a)    My available cash and net worth.  How much can you really afford, considering that you need to add closing costs and working capital on top of your down payment on the business.

b)   How much financing will I qualify for? Banks typically are more cautious and lend less money for businesses than they do for home mortgagtes.  For example, an average credit score may be good enough for a mortgage but may  not qualify you for a business loan.

c)    Your ability and willingness to work.  It is not recommended that you purchase a restaurant or retail store if you hate working evenings and weekends, as those are the most profitable times of the week for those buisnesses. 

d)    Your “hard” skills versus “soft” skills.  Hard skills refer to more mechanical aspects of a job or task. Operating machinery, preparing budgets, or cooking food are examples of hard skills.  Soft skills generally refers to selling, problem solving, organizing, coaching and leadership abilities.   Most service type and commercial enterprises will require good selling skills to solicit new customers.  

 

The Importance of Market Research.   

Determining the actual profits and growth potential of the business requires investigations and market research.   Most people start their market research by reviewing public information, such as doing google searches on the internet, reading magazines, etc.   However, to obtain more useful information about the business and its market, one must conduct primary research, also known as “meet and greet”.  That is, contacting suppliers, bankers, competitors, nearby franchisees, etc. to find out what is happening in and around the business.  If you’re not comfortable doing this, then it’s best to hire someone to do it for you, rather than skip this important research work.

 

The value in doing all this research is gaining much more knowledge about the business such as what actual profits are,  if there are any obstacles to enjoying the business and of course what opportunities are there to grow the business.  All of these factors will have an affect on the valuation of the business.

 

Business Valuation

When placing a value (your purchase price) on the business, you should consider the following elements:

1.      Separate the Property value (if any) from the business cash flow;

2.      Determine real profit from the actual sales and operating costs;

3.      Decide on a fair earnings multiple based on the industry and condition of the business;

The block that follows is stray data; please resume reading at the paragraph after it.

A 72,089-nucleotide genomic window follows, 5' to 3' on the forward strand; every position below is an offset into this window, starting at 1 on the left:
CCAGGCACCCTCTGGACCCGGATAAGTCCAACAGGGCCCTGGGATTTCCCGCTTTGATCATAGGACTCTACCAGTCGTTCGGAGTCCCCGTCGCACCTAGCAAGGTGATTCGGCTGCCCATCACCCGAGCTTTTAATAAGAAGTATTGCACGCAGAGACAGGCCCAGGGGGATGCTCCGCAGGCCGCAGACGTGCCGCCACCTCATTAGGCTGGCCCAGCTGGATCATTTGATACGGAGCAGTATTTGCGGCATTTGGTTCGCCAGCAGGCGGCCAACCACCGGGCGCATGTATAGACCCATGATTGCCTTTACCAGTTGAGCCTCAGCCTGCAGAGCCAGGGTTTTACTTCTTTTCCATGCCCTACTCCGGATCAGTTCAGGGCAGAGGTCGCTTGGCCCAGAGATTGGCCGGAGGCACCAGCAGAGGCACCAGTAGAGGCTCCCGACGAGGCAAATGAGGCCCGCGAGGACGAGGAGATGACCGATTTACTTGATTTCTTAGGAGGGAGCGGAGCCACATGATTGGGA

4.      Factor in any limitations that can reduce its value, such as contracts, market potential.

 

Basic Financing

If you know you will require bank financing, establish how much financing you are likely to get for the business before making an offer.   

Most small business owners will have three options described below.

       Home mortgage financing – is the least expensive and most accessible form of loan available if you have enough equity in your house and don’t mind tying your house to the business. 

       Business Loan – Most small businesses are on a lease and would qualify for a small business loan.  The bank requirements for business and commercial loans are much more stringent than home mortgages.  Your down-payment will usually range from 25% to 50% of the purchase cost and  you will also be expected to have additional collateral on the side.

       Business lines of credits are granted selectively by various banks, some refusing to consider them for start-up small businesses.  

 

Banks will also require you to submit a proper Business Plan detailing how you intend to pay for the purchase, operate the business and repay the bank loan.  The best approach is to submit a properly prepared business plan with all supporting documents to one bank (ideally the bank most favourable for your type of business) than “shop around” for banks as a decline from one bank may trigger suspicions from other banks.

 

Conclusion

First time buyers may be over whelmed with the amount of time, effort and knowledge required to navigate their way through the steps to buying the right business.  Retaining business professionals with relevant expertise will provide you with knowledge and confidence to make the right investment decision.   These professionals are typically advisors such as lawyers, accountants, business advisors.  Experienced commercial real estate agents should be able to give you a selection of suitable opportunities to chose from.    Once a potential business is selected, your advisors should step in  to impartially assess the risks and income potential.

 

By using professionals for what they are designed to do, you’ll be able to make an informed decision and avoid common pitfalls and traps on your most important investment.   

 

 

Contact:

 

Claus Etzler:

 

Claus Etzler is an experienced small business consultant in the areas of franchise purchases, business plans and bank financing.  He can be contacted at 647-401-7013 or This email address is being protected from spambots. You need JavaScript enabled to view it.

 

David Gray

 

David Gray is a lawyer with Macdonald Sager Manis LLP.  He has significant experience in the areas of franchising, licensing, intellectual property and commercial and corporate disputes, and regularly advises clients on franchise-related matters. He can be reached at This email address is being protected from spambots. You need JavaScript enabled to view it. or (416) 364-4596.

 

 

The Pulver Report – October, 2013.
Bulk Sales Act and Securitization of Assets